Electric Motorcycles: What’s Available in New Zealand?

Fans of hatchbacks, sedans and SUVs have an abundance of electric vehicles to choose from. And there’s even an EV ute for ute lovers! So what about motorbike fanatics? Canstar takes a look at what you need to know about electric motorcycles, and what options are available.

Electric motorcycles: an overview

While you can expect each passing year to see the introduction of more and more models, the electric motorcycle industry is, as of now, a relatively small one. As a result, there is only a handful of electric motorcycles available here in New Zealand.

There are a number of reasons why this is the case:

  • It’s not a priority – cars make up the bulk of our vehicle fleet so manufacturers, as well as government rebates and EV schemes, focus on four-wheel transport.
  • NZ isn’t a priority – the electric motorcycle market is currently dominated by small players and start-ups. Most of these focus on larger, and/or more local, markets (as opposed to small countries halfway around the world).
  • The weight/range dilemma – EV batteries are heavy. That’s not too big a problem for a sedan, but adding a bunch of weight to a motorcycle is another story. You can always reduce the battery size to reduce the weight, but that’s going to put a big dent in the vehicle’s range.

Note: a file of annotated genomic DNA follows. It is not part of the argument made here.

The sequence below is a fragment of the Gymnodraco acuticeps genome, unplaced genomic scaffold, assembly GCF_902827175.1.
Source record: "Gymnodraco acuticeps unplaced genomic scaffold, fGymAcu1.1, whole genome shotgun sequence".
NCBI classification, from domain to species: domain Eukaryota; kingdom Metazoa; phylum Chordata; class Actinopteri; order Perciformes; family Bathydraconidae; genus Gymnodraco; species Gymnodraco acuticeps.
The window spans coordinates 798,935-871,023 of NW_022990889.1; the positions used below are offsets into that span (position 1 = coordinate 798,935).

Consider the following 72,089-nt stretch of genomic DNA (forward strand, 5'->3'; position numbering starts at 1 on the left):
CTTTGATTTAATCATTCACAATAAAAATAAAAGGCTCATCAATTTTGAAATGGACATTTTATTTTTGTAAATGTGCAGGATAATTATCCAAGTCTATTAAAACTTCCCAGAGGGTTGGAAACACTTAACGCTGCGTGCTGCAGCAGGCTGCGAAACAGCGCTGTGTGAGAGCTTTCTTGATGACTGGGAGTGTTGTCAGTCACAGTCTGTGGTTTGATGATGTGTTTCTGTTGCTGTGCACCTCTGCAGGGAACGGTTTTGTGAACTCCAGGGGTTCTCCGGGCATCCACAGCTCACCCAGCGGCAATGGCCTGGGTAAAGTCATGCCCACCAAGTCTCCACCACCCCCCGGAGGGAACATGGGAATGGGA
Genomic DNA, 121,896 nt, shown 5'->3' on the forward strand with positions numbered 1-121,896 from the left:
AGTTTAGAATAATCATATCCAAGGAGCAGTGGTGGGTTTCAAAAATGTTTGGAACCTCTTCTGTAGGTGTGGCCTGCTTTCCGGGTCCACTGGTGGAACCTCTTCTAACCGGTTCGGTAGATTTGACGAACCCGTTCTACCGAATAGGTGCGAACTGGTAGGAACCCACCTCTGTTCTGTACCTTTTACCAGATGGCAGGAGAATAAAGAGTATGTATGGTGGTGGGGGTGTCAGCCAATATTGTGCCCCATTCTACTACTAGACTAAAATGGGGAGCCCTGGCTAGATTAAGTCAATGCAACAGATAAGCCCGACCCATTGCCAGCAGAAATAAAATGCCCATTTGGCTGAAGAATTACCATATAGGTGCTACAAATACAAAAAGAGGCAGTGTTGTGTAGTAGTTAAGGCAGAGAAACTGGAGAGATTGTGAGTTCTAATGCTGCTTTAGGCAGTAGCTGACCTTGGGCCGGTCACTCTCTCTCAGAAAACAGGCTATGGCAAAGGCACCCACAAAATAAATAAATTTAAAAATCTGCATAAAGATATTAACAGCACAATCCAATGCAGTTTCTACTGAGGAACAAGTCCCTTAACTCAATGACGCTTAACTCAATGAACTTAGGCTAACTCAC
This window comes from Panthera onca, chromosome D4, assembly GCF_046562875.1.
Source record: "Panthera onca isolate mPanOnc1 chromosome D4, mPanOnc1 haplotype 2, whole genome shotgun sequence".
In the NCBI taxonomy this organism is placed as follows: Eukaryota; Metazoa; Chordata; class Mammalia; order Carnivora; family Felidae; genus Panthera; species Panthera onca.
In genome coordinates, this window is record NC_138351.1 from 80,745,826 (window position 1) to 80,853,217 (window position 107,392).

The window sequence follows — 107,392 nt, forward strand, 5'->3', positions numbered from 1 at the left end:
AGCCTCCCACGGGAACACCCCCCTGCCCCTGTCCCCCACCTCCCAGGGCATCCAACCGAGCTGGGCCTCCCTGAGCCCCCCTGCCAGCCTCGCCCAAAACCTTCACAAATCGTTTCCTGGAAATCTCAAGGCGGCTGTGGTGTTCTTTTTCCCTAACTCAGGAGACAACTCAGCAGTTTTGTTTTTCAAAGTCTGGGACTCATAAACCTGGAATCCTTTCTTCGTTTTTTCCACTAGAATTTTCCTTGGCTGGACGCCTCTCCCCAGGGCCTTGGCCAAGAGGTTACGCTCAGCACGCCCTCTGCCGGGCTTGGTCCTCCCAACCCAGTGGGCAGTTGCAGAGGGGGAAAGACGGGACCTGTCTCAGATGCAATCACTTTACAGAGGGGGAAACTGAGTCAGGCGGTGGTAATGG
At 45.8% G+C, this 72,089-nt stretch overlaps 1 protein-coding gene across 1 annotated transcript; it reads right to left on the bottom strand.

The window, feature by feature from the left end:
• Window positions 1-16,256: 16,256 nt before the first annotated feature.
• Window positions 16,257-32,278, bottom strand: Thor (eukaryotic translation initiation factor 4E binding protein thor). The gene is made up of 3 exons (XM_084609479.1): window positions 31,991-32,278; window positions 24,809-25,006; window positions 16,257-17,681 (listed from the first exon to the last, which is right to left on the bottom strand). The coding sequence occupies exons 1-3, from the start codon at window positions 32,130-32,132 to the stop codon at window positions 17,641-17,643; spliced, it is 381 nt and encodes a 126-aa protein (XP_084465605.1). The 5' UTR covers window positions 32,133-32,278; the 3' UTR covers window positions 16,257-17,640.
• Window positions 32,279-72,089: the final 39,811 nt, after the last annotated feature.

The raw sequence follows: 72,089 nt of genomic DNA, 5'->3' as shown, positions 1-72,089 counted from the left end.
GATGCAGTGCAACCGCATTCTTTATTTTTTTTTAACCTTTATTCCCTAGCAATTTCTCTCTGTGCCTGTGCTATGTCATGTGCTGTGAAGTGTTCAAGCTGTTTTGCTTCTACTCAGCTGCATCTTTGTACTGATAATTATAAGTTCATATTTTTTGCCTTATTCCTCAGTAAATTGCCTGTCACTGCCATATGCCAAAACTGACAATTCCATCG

• Demand – as of September 2022, motorcycles and mopeds combined equate to less than 4% of all vehicles on NZ roads. That’s a small market to try and sell a shiny, new electric motorcycle to.
  • The culture – for many, motorcycles have long been part of a counter-culture identity. Zippy, quiet, and futuristic electric motorbikes that look right at home outside a tech start-up are more or less the opposite of this.
  • Cost – like electric cars, electric motorcycles cost significantly more than their ICE counterparts. That further impacts the viable market for them.
  • Motorcycles are already, comparatively, fuel-efficient – switching from a gas-guzzling SUV to an EV can save you thousands, and is a big part of the EV appeal. But most motorcycles aren’t gas guzzlers to begin with. As a result, many motorcyclists may feel it’s not worth the added sticker price.

Interestingly, a Swappable Battery Motorcycle Consortium (SBMC) has been formed between 20+ companies (including big names like Honda, Yamaha, Suzuki, and Kawasaki) which could see an electric motorcycle boom on the horizon.

The idea is to rally around a universal and interchangeable battery design that can be used across all models. Instead of stopping at a charging station, you would stop at a battery swap station. Simply pop your flat battery out and replace it with a fresh one. This way you’re back on the road in an instant, with no need to wait for charging.

→Related article: EV Power Plans: The Best Power Plans for Electric Vehicles